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Threat to tourism is a threat to Western New York

Across the country, the economy has slumped in the onslaught of the novel coronavirus. Industries in virtually all sectors are in danger, as are their employees, the dollars they earn and the businesses their spending supports.

It’s as true in Western New York as anywhere else. Sports and entertainment venues have shut down, schools have closed their doors, shopping malls are empty, restaurants are limited to takeout and residents – those who are paying attention, anyway – spend most of their time staying safe in their houses – and not spending money. It’s a broad, necessary assault on Covid-19, but the economy is critical collateral damage.

And in every community, the sudden weakness in key industries poses special risks. In Western New York, home to Niagara Falls, one of those industries is tourism. Hotels, restaurants, a variety of attractions and all of their suppliers are suddenly at risk. A report by CNBC estimated that just in the United States, the coronavirus could cost the industry $24 billion. Another report called it tourism’s biggest threat since World War II.

Niagara Falls may be at the biggest risk in Western New York, but it’s not alone. Buffalo will feel the pinch, too. With the development of Canalside and the Outer Harbor, the restoration of the Martin House Complex and the Richardson Olmsted Campus, Buffalo has a bigger stake in tourism than it did a decade ago.

Jamestown is home to the still-new National Comedy Center, now closed because of Covid-19. Letchworth State Park draws visitors from around the country.

The impact of this coronavirus is devastating in hundreds of ways, but tourism undergirds sizeable parts of the regional economy and especially around Niagara Falls, one of the most recognizable names in international travel.

It has also dealt a blow to Delaware North, a global name in the hospitality industry, based in Buffalo. The company announced on Wednesday that it is putting more than two-thirds of its 3,100 full-time workers on leave because of the disruption caused by the Covid-19 outbreak. They will receive just one week of pay and eight weeks of benefits, effective April 1. Full-time workers who remain on the job will do so at reduced pay.

That’s serious and it underscores the need for dramatic action to buttress the sagging economy. Washington has begun that work, but more may well be necessary and it will probably need to be drastic.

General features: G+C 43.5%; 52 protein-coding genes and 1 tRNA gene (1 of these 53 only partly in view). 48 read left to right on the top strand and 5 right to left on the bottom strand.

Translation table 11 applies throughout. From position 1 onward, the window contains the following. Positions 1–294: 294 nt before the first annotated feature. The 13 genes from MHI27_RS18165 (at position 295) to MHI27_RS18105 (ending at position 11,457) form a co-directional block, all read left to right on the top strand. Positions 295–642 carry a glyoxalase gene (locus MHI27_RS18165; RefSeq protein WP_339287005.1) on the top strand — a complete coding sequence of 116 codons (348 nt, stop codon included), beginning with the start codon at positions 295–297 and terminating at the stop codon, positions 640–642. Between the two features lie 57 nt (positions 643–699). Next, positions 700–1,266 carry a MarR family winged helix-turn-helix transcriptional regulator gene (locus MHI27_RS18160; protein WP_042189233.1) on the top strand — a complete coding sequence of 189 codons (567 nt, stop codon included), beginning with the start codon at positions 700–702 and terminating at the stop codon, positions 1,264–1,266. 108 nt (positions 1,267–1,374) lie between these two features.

The question is, how drastic does that effort need to be? What we do – or don’t do – now, will have consequences for the future. It would be dangerous to overdo it but potentially disastrous to do too little in the face of an economic shutdown such as we have never seen.

Among the ideas worth examining is one by Andrew Ross Sorkin, founder and editor-at-large of DealBook and author of “Too Big to Fail.” In a recent New York Times piece, he proposed what he called a “thought experiment.” Instead of limiting itself to the usual prescriptions for a recession – and one is surely in the offing – he suggested that the government should offer no-interest loans to every American business and every self-employed worker, including gig workers.

These “bridge loans” would be guaranteed for the duration of the crisis and would be paid back over a five-year period. The only condition to businesses would be that they continue to employ at least 90% of their workforce at the same wage as before the crisis. Bolstered by the nation’s current, historically low interest rates, it would seem to fit the contours of the emergency. It would certainly count as drastic.

There may be other, better ideas, but Americans are keeping a social distance for a reason. We need to see this through to a safe end and we need to handle it in as bold a way as the dire conditions require. We an economy to which we return.

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